Jim Gavin: 'I determine success with these players being their very best'
By Cian O'Connell
For Jim Gavin it is all about improving. That is the chief mission the Dublin manager wants to accomplish in every Championship summer.
Four All Ireland titles on the spin have been won, emerging footballers integrated into a decorated panel. Constant evolution and development carries importance, but Gavin doesn't want to spend any significant time focusing on matters outside of his control.
The five in a row talk will sweep around the country, but for Gavin the focus is simply on trying to assist his team. "Very much so," Gavin says on a warm May afternoon at the Casement Aerodrome in Baldonnel.
"What I can influence. Again, in the aviation space, after each flight you’d have a review of it. I was a chief flight instructor for over six years. You’re in the business of creating an environment where student pilots can excel. Your endgame is to get them all to achieve their military pilot wings.
"They don’t all get there, but you do your very best to create that environment and set a very high standard for them to achieve. The product is that you get a top class military pilot by the end of it.
"There is lots of learning along the way, lots of reviewing. It’s a process driven industry. That has informed me to be very process driven in terms of the performance of sport."
While 2019 could be an historic campaign for Dublin, that potential achievement isn't on the agenda at all. "In terms of the context of this season, one can’t give any guarantees because one just doesn’t know," Gavin adds.
"The only guarantee that I know from working with the players I have is that they are a really honest and hard-working group of men. They try their best in everything they do. That’s both on and off the field. That’s my expectation of them, that they do their best.
"As it was when I was a chief flight instructor in the military, I expected the cadets and the flight instructors under my command to do their very best."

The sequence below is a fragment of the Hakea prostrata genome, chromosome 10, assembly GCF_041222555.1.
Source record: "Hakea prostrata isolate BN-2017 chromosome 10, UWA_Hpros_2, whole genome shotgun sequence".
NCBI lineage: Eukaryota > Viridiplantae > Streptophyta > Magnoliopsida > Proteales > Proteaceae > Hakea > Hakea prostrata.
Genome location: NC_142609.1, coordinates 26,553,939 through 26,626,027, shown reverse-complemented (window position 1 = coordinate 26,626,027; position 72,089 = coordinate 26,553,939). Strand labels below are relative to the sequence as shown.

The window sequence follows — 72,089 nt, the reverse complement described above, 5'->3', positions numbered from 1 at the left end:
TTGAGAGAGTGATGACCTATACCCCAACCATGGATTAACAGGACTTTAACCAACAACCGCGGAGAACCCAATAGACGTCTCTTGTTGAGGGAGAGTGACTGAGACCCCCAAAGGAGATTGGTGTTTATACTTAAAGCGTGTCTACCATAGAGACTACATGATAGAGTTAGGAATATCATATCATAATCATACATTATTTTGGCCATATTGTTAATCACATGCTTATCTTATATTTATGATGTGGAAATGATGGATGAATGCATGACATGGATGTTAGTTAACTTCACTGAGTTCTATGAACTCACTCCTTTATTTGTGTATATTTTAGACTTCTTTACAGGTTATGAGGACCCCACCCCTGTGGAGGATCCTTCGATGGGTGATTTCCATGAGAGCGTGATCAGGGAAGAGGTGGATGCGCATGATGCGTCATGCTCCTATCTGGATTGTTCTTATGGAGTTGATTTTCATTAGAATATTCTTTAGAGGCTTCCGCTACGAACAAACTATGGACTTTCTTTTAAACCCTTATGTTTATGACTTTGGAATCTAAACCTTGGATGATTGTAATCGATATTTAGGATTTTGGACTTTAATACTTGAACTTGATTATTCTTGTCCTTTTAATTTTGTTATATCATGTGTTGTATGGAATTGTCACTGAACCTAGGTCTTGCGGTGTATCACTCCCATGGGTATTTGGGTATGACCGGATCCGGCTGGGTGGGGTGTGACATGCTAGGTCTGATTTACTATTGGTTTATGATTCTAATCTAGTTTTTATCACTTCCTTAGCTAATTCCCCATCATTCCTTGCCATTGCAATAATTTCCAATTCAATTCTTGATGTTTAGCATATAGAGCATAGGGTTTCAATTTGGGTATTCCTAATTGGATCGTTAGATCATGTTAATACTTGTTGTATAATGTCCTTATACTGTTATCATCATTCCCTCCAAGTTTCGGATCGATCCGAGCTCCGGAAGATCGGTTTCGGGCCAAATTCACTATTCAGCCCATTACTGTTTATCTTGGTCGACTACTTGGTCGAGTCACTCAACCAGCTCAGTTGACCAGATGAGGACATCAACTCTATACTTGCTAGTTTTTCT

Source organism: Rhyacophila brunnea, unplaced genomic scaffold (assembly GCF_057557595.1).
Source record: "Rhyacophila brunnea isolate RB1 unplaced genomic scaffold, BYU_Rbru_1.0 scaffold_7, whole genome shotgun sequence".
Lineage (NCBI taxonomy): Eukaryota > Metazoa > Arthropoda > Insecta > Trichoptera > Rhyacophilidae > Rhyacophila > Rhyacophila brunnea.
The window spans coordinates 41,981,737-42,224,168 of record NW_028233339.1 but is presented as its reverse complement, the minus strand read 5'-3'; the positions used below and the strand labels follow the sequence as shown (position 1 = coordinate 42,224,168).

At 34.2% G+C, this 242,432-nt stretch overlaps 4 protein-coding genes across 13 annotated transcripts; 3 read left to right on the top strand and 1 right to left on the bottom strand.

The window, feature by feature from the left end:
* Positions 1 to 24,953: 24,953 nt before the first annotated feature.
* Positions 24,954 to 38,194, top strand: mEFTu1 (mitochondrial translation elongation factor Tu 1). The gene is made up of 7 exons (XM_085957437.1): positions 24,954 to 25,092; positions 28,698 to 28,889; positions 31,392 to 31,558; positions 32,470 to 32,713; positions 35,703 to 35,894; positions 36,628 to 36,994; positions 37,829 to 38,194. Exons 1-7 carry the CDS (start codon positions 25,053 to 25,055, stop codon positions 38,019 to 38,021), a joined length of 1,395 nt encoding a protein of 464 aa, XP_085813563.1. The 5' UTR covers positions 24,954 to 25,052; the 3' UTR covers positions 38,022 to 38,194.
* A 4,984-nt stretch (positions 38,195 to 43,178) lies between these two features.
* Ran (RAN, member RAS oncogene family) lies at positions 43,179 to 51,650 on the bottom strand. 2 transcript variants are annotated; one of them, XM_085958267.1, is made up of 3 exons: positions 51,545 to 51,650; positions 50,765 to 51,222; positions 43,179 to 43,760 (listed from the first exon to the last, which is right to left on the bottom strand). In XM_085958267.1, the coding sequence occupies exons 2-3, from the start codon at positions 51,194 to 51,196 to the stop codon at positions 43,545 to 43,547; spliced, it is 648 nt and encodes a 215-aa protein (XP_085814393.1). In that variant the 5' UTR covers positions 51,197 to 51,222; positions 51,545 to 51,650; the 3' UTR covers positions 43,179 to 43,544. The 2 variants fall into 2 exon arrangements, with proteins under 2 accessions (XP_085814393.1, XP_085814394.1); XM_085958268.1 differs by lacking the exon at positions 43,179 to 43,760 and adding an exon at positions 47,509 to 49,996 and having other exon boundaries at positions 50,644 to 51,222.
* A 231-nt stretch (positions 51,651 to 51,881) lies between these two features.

Gavin, though, remains adamant that there will be no difference to Dublin's approach for the current campaign. "It’s how you process context," Gavin remarks. "I’m very conscious it’s a sport. In my career I’ve got a very broad view of the world. I can put things in context.
"For some of the players in the Dublin squad, four years ago they were doing their Leaving Certificate. So that’s the context for them.
"They’re just fighting for a place. That’s all they’re interested in, getting on the teamsheet, as in the first 26. So it’s all about the context. If people have their own narrative or context, I can’t control that.
"All I control is what I’ve been asked to do with the Dublin football team is get them to be their best, in every season. Some seasons we’ve been successful, some we haven’t. Some we’ve been successful where trophies mightn’t have followed. I determine success with these players being their very best."
The spring featured three Allianz Football League defeats ensuring Dublin didn't advance to the decider. "Coming out of the National League, the learning from that way, if we don’t perform to our very best we’ll end up fourth in the League as we did," Gavin continues.
"And we deserved to be there. It’s no secret that coming out of the National Football League there is quality sides there evolving every season. From Kerry blazing a trail to Tyrone playing a more offensive, attacking game, to the consistency of Mayo being deservedly National Football League winners for 2019 Division One.
"Those things are outside of my control. All I can so is focus on the Dublin football team and get us to be our best."
Gavin acknowledges that the years spent living in Baldonnel were informative and helped shape his managerial style for the sporting field too. “It has a huge influence on me,” Gavin admits. “Even from the cadet school, the officer training, to aviation itself has had a big influence on me.
“Even in the context of this year - in aviation, there are no guarantees. Commercial air transport is a very safe industry, but it has become so safe because we have learned from the failures and the incidents and accidents from the past.
“So, there’s a good open mindset, culture, within the aviation sector; there’s a just culture which accepts that humans make mistakes, so I understand that air traffic controllers, engineers, pilots, cabin crew, baggage handlers, people in the aviation security sector … humans make mistakes and it’s our job in the industry to try to find the root cause of it.
“Why they happened, what contributes to it? And learn the lessons and embrace that vulnerability you make yourselves stronger.”